I could have a copy of a Microgramma font. You could have a copy of the same Microgramma font, but we still have two completely separate fonts.
                  If you define font this way (which is possible in theory), you are add odds with how that word is used by everyone else, i.e. your usage is considered wrong.

                  A better analogy is music. There can be a “song”, i.e. lyrics sang with a certain melody. That’s the more abstract thing – similar to “typeface”. And then there can be specific versions of it: Different recordings by the original artist or cover versions from other artists. “Artists” creating “recordings” of a “song”. Like “foundries” creating “fonts” of a “typeface”. That is an analogy that actually works (to a certain extent) and is in line with common usage of the terms.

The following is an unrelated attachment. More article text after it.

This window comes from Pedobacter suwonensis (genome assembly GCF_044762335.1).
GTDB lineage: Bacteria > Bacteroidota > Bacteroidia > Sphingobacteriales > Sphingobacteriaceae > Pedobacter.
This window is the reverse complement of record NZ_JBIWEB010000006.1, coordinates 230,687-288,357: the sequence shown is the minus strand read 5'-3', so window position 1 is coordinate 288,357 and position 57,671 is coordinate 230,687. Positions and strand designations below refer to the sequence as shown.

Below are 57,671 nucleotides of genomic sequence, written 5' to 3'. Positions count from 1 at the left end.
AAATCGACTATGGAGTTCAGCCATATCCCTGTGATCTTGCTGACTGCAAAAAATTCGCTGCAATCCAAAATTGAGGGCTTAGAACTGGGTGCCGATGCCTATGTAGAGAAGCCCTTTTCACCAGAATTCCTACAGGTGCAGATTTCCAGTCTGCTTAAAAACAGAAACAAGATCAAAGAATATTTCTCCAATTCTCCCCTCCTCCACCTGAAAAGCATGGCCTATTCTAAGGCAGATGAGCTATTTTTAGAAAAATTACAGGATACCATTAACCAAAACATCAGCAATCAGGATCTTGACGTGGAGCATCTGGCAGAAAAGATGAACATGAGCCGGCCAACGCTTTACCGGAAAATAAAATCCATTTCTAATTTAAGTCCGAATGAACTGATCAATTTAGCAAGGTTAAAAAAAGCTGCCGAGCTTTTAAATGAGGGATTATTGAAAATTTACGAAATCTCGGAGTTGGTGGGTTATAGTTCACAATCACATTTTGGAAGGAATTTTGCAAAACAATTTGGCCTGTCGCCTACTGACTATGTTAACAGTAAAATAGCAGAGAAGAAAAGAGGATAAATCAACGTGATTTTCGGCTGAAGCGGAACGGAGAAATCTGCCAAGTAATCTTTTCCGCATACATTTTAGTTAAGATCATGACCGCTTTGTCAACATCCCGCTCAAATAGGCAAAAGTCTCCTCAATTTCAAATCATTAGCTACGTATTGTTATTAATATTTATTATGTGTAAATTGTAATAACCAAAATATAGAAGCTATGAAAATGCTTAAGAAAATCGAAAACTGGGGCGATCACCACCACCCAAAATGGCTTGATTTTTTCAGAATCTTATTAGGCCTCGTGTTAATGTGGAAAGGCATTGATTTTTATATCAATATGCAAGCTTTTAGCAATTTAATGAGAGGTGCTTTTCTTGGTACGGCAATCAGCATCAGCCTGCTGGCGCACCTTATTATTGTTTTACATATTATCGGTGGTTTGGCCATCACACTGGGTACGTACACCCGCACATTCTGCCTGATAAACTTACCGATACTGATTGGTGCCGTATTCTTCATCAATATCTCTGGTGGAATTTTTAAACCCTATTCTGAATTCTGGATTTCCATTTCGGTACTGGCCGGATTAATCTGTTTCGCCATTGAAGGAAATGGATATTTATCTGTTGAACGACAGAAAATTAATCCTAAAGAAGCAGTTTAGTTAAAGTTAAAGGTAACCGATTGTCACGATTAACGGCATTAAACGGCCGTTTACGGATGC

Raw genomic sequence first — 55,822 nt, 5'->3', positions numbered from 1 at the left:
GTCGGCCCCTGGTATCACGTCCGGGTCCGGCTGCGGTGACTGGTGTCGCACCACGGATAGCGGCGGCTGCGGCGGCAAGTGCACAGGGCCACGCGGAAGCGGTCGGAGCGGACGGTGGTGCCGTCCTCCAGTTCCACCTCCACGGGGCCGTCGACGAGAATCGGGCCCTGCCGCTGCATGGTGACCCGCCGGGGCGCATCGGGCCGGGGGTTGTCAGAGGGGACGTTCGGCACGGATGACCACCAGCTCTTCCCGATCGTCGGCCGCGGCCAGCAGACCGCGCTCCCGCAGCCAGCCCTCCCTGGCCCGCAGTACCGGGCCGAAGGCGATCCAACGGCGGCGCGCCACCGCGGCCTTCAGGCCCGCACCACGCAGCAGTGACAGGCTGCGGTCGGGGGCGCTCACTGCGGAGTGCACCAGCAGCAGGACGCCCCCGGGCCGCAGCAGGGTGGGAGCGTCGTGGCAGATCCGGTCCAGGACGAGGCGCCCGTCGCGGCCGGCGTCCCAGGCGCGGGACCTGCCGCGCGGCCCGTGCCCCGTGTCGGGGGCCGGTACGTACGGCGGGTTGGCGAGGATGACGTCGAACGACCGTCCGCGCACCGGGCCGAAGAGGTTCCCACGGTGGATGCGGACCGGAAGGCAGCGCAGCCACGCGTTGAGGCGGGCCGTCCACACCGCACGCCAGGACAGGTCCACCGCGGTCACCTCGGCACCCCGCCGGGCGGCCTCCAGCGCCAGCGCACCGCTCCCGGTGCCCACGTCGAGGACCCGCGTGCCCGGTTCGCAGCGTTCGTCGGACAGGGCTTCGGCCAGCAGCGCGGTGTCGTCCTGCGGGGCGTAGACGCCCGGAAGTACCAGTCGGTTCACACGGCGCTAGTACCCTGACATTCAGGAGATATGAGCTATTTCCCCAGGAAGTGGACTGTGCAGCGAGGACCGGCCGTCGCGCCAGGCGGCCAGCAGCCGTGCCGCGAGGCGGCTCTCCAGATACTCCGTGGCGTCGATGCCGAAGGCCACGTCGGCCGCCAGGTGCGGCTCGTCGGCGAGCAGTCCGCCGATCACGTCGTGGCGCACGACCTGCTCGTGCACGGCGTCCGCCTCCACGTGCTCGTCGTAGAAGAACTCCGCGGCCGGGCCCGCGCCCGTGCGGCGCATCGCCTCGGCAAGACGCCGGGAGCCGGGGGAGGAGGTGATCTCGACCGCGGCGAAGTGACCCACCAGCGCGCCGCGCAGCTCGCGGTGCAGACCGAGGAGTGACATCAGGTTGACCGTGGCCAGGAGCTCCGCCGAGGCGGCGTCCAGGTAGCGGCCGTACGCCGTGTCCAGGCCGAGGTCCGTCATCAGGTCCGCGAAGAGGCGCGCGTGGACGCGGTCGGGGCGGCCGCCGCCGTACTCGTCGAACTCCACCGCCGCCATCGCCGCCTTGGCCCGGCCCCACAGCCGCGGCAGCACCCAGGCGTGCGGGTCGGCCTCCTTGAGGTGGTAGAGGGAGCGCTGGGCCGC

So if someone uploads an MP3 and asks what that is, it is BOTH valid to name just the song (more abstract) or the specific recording (“That’s [songname] from [Artist’s] 2013 live album called [album name]. In the same way, an ID request like in this topic can be answered more abstract (Looks like a Garamond) or specific (That’s probably Adobe Garamond Pro bold). Typeface and font both apply at the same time, because like I said in the previous post, a specific font was being used and it might be possible to identify it. It makes no sense to say “I disagree” to that. It’s not a matter of opinion. It’s factually correct.

                  Comment


                  • #10